A psychophysical investigation of grip types with specific application to job rotation
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Job rotation is recommended to prevent musculoskeletal disorders (MSD). The premise is by involving different tissues a “working rest” for other tissues is created. The possible health benefits from this relief have not been investigated with regards to different grips in hand intensive jobs. The purpose of this study is to investigate hand intensive tasks and determine whether rotating between the power grip and lateral pinch grip can provide a benefit. A psychophysical load adjustment protocol was used. To investigate the effect of rotation, three different trials were collected. These included: power grip only, lateral pinch only, and alternating the two grips. Each trial was 60 minutes in duration, with a 12second cycle time, and 25% duty cycle. Fourteen subjects were recruited and pre-screened for any upper extremity disorders. Subjects were instructed to “work as hard as you can without straining your hand, wrist or forearm”; by adjusting their resistance settings to achieve a maximum acceptable force (MAF). Grip forces were exerted on an adjustable system using a hand grip dynamometer. Ratings of perceived discomfort were reported every 10minutes. Electromyography (EMG) was collected on eight forearm muscles during the combination trial. The demand for both lateral pinch and power grip tasks were at self selected levels and no fatigue was reported within MAF, EMG recordings, and discomfort reports. The rotation between lateral pinch and power grip had no apparent effect on MAF. However, EMG data hinted that there was a rotation of activation between first dorsal interossei and the forearm flexors (not statistically significant). Less discomfort was reported within the combination trial than the single grip (not significant). The study found no measurable difference in MAF when rotating between the power grip and lateral pinch. Considering there was no increase in demand, there is potential benefit to rotation, with trends to rotating activation between muscles, less discomfort being reported, and a general preference for the rotation. Given the high rates of MSD, and rotation being an effective tool to lower exposure, further investigations are required to understand relationships between similar muscles groups within hand intensive work environments.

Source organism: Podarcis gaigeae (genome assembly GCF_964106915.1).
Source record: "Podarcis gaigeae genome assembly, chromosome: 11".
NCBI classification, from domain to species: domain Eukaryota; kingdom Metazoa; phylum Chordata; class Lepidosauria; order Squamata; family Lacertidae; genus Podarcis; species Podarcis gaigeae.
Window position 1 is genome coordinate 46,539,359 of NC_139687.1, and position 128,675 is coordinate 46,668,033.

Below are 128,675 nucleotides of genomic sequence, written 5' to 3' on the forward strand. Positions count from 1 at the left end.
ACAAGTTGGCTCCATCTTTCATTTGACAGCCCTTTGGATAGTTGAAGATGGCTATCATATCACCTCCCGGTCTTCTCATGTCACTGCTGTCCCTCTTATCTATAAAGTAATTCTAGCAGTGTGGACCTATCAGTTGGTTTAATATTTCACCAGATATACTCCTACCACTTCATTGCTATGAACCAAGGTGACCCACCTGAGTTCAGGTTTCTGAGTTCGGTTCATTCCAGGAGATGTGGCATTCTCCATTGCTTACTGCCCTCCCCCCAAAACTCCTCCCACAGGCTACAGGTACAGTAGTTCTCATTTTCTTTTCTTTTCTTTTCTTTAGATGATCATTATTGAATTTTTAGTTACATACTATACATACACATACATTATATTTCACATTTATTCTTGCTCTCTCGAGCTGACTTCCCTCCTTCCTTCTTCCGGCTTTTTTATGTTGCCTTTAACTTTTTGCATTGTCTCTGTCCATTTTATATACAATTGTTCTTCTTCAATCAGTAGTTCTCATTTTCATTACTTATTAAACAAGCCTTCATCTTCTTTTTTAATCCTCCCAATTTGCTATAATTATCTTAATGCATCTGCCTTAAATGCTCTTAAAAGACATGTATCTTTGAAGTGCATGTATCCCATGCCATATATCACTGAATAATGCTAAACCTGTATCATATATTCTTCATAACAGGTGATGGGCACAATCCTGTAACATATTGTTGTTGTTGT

Cite this version of the work
Kristen Elaine McFall (2008). A psychophysical investigation of grip types with specific application to job rotation. UWSpace. http://hdl.handle.net/10012/3475